HOBOKEN, N. J. — Long gone are the days of the Cold War in which American children were routinely drilled on what to do in the event of a nuclear attack. All these years later, the threat of a nuclear weapon striking U.S. soil is still a possibility, albeit one that isn’t discussed all that often as a real threat. However, countless movies, video games, and other pieces of pop culture have explored the apocalyptic results such an attack would produce, so it wouldn’t be accurate to say that nuclear weapons aren’t somewhat ingrained in our national consciousness. Still, the findings of a new study performed at Stevens Institute of Technology are quite startling when it comes to Americans’ fears and beliefs over a possible nuclear war.

After surveying more than 3,500 Americans, researchers concluded that the average U.S. citizen perceives the current odds of a nuclear attack on U.S. soil at 50%, or essentially coming down to a coin toss. “That’s exceptionally high,” says study author Kristyn Karl, a political scientist at Stevens, in a release. “People don’t generally believe that highly rare events are slightly less likely than a 50/50 tossup.”

Despite this unusually high statistic, the study’s authors also noted that many Americans aren’t inclined to seek out information on nuclear weapons, or prepare for an attack, even if they believe such an event is a possibility.

Using two nationally diverse online surveys, researchers asked participants about their feelings towards nuclear weapons in general, the likelihood of an attack on America, overall media use, and their level of interest in following current events. The research also delved into how these feelings toward nuclear weapons may influence people’s actions (seeking out information, talking to others about their fear, or preparing emergency kits).

Ultimately, the research team are hoping their work, which is part of a larger initiative called the Reinventing Civil Defense Project, can help develop new communication methods to keep a new generation of Americans informed when it comes to nuclear weapons, and in a worse case scenario, actions to take in the event of a legitimate attack.

“The overarching narrative from the Reinventing Civil Defense project is that younger Americans just don’t hear anything about nuclear weapons risk,” comments Karl. “Unlike older Americans, Millennials and Gen Z didn’t grow up during the Cold War, so what they know about nuclear risk is what’s in the media, and what’s in the media isn’t necessarily reflective of the true state of affairs.”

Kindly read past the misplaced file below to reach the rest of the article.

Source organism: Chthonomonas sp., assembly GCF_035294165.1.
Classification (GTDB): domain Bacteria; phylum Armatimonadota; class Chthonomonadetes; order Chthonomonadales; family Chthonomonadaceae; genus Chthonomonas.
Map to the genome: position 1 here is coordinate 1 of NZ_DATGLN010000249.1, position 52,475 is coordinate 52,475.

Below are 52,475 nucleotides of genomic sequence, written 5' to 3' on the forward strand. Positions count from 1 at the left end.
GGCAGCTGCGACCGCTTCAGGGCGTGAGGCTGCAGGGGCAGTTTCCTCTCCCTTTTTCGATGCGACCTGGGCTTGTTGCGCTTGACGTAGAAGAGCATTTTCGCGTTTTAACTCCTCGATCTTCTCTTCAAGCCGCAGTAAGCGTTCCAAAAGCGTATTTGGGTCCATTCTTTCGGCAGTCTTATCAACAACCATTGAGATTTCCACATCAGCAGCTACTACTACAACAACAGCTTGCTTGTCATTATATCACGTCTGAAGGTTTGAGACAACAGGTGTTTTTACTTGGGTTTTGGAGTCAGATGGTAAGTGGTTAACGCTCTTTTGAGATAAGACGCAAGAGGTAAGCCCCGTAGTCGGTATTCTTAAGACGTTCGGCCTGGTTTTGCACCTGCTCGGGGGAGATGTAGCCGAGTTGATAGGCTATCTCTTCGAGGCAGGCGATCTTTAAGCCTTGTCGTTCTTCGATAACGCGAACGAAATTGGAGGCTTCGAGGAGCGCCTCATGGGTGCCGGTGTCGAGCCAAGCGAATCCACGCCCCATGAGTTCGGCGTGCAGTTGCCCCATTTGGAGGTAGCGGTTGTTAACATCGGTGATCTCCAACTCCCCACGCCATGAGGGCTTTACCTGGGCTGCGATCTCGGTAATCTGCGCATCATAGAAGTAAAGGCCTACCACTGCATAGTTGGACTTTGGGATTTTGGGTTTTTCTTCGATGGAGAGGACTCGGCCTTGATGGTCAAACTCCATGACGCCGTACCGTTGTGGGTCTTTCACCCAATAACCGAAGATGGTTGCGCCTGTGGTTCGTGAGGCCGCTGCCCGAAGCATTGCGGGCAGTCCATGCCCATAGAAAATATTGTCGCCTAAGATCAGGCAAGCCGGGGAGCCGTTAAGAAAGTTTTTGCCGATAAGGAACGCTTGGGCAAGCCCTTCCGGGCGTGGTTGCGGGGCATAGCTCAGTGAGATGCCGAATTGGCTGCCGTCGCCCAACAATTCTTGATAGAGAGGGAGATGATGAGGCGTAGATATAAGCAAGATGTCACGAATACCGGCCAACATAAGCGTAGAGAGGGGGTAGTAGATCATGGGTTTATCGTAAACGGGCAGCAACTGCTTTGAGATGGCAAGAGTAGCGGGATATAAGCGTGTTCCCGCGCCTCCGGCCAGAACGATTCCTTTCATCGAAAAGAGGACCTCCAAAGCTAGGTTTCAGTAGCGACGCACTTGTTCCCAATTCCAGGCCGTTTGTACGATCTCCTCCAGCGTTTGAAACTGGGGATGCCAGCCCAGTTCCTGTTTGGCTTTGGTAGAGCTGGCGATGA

The study’s authors noted that younger adults who consume a lot of media tend to be more apathetic towards nuclear topics, and rarely seek out information on the subject. On the other hand, there didn’t seem to be any connection between older adults’ media habits and their interest in nuclear weapons.

Additionally, it was also observed that as the average American grows older, they tend to spend less and less time worrying about nuclear weapons.

“Among lots of possibilities, they may be thinking if it didn’t happen during the Cold War, it won’t happen now; or perhaps I have fewer years to live, so it probably won’t happen in my lifetime,” explains co-author and psychologist Ashley Lytle.

City dwellers are a bit more on edge about nuclear risks, with the average urban resident estimating the chances of a nuclear attack being 5-7% higher than the average rural resident. Furthermore, women estimate the risk of a nuclear attack in the U.S. as 3-5% higher than men.

One prevailing notion among respondents was that of helplessness, and subsequent inaction. The general idea being, “If a nuclear bomb were to go off in my city I would surely die, so why waste any time trying to prepare?”

While a detonation in a heavily populated area would undoubtedly result in thousands of casualties, researchers say it really isn’t as simple as assuming everyone will die. There are a number of factors that could influence the reach of such an explosion, including the size of the bomb, weather, and exact location of detonation. Predictive models of nuclear explosions in large cities have suggested that much of the blast would be funneled upward by tall buildings, increasing many people’s chances of survival.

If this were to happen, researchers say the best course of action would be to get inside a building that’s still intact and stay inside for three days.

“Our gut reaction is that everybody would die. But not everybody,” Lytle comments. “We are trying to figure out how to educate people that this is not always true so that people feel like they have some sort of agency in a situation like this. Many people could survive the initial blast and then their subsequent behavior would determine what happens from there.”

To be clear, the study’s authors aren’t trying to make any sensational claims that a nuclear attack is imminent. That being said, while Americans seem to be at least aware of the possibility of a nuclear strike, many seem disinclined to seek out information or try to prepare at all. The research team hope their work can help change that, as just a few small tips on what to do could end up saving countless lives.

The study is published in the International Journal of Communication.

About John Anderer

Born blue in the face, John has been writing professionally for over a decade and covering the latest scientific research for StudyFinds since 2019. His work has been featured by Business Insider, Eat This Not That!, MSN, Ladders, and Yahoo!

Studies and abstracts can be confusing and awkwardly worded. He prides himself on making such content easy to read, understand, and apply to one’s everyday life.

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